In Defense of Cam Newton’s Turtleneck
OF ALL THE THINGS Cam Newton has worn, it’s amusing that a turtleneck—the patron saint of nerdy ‘90s middle schoolers—got him in trouble.
The Panthers quarterback traveled to Seattle for Sunday night’s primetime game against the Seahawks wearing a black fedora, charcoal topcoat, and, underneath, a black wool turtleneck. A team photographer captured the look for the Panthers’ Instagram account. That photo had more than 21,000 likes Monday morning, and roughly half the comments were about Cam’s clothes instead of the game.
That was the start of Turtleneckgate, a saga that, while brief, captured a nation’s attention on Sunday Night Football.
Coach Ron Rivera sat out the reigning MVP during the first series (it turned out to be a one-play series, after backup quarterback Derek Anderson threw a pick on the opening snap) for what was explained on TV as a “minor violation of team rules.”
Newton’s offense? Yeah, that turtleneck. Or, more specifically, not wearing a tie on the trip to Seattle.
“It was a travel code violation,” Rivera told reporters after the game. “The decision was to treat him like I do all the other players and he didn’t start.”
Newton called it “a miscommunication” with his coach, and said he should have cleared his wardrobe choice before getting on the bus to the airport. But I don’t buy that Newton, who dresses himself and likes to push the limit with his personal style, looked any less professional than the other players who boarded the bus to the airport.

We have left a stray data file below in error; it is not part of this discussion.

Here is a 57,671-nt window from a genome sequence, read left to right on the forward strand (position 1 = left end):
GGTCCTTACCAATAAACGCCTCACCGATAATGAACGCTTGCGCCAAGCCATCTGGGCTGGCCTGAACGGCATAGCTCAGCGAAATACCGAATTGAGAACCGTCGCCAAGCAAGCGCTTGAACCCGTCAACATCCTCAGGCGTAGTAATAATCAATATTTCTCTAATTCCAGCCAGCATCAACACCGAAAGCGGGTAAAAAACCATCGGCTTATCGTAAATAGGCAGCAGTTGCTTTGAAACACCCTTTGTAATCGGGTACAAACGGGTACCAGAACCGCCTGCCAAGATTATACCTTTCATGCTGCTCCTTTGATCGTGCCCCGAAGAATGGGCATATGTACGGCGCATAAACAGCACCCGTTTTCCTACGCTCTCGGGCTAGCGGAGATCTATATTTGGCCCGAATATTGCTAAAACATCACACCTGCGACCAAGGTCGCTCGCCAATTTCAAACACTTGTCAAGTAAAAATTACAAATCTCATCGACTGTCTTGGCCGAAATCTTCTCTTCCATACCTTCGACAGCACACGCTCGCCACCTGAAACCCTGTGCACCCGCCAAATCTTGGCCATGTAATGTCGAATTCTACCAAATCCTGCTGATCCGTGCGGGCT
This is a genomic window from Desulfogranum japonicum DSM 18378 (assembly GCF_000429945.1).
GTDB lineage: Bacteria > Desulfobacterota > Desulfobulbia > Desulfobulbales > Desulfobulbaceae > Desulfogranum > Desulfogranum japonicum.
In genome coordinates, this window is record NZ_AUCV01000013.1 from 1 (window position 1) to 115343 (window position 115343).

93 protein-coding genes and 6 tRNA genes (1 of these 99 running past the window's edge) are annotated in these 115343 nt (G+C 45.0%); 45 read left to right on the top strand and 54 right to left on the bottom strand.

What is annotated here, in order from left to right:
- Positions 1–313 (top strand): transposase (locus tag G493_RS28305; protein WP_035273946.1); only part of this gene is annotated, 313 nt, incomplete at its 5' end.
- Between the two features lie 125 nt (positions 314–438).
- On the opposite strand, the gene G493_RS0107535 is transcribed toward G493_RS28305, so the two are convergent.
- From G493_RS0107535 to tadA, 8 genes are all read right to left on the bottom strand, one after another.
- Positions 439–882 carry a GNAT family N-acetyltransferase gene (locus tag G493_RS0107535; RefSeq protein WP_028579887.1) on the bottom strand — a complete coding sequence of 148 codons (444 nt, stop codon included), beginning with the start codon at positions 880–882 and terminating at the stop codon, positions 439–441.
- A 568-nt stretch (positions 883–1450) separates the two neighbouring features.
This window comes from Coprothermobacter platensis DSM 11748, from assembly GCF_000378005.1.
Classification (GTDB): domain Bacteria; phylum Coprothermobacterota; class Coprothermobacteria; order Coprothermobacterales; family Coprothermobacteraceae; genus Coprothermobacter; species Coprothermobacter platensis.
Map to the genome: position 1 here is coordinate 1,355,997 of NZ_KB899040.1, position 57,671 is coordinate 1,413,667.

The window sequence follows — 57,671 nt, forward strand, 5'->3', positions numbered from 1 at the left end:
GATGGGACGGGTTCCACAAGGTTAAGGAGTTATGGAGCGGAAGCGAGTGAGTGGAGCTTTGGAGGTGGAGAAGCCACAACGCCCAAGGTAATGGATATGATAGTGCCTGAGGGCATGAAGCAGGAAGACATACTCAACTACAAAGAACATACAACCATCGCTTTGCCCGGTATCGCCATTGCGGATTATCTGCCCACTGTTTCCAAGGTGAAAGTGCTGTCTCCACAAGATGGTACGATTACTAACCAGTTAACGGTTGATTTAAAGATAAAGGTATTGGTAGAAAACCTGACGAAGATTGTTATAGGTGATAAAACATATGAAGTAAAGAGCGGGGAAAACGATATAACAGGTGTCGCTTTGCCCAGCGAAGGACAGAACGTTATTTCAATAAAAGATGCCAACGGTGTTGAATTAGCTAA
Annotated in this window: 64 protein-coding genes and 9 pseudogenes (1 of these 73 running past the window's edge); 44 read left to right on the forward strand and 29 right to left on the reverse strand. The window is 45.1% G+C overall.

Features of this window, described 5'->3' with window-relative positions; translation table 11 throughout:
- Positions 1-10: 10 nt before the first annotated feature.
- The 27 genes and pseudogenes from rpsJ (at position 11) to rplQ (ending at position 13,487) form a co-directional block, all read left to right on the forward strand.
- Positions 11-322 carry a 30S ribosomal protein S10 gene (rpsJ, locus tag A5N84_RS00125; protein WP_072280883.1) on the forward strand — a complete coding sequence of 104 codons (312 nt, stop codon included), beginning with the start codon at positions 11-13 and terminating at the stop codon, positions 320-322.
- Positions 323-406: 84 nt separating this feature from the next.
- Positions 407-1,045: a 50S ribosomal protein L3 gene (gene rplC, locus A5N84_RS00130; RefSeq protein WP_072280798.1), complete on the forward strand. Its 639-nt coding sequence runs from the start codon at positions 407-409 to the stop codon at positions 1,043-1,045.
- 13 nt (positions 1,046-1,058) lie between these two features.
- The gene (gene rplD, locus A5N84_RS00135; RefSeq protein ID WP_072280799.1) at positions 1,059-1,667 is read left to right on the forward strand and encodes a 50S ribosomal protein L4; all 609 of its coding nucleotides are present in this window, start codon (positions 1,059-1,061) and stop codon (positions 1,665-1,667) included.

Look, I get that if the coach’s rule is to wear a tie on the plane, you’re supposed to wear a tie on the plane. But football—hell, America—has real problems and I don’t think wearing a turtleneck with a suit is one of them. And let’s be honest, some of the stuff Cam has worn this season is far more offensive than his outfit this weekend.
In fact, the look was one of Newton’s best. It’s on trend without being ridiculous. The monochromatic style is better than the wild colors or patterns he often chooses. He looked as elegant as a 6-foot-5, 250-pound man can look. It was approachable and, tough as this is to do, fashion forward and Charlotte tame at the same time.
The turtleneck-with-suit ensemble works—partly because it passes for office appropriate everywhere except the stuffiest of law firms and banks. But guys are scared to try it out because of reactions like Rivera’s.
Unfortunately, Newton’s nationally televised time out means his sweater is probably already back in a drawer at his uptown condo. And you can bet he’ll have a tie with his suit next week.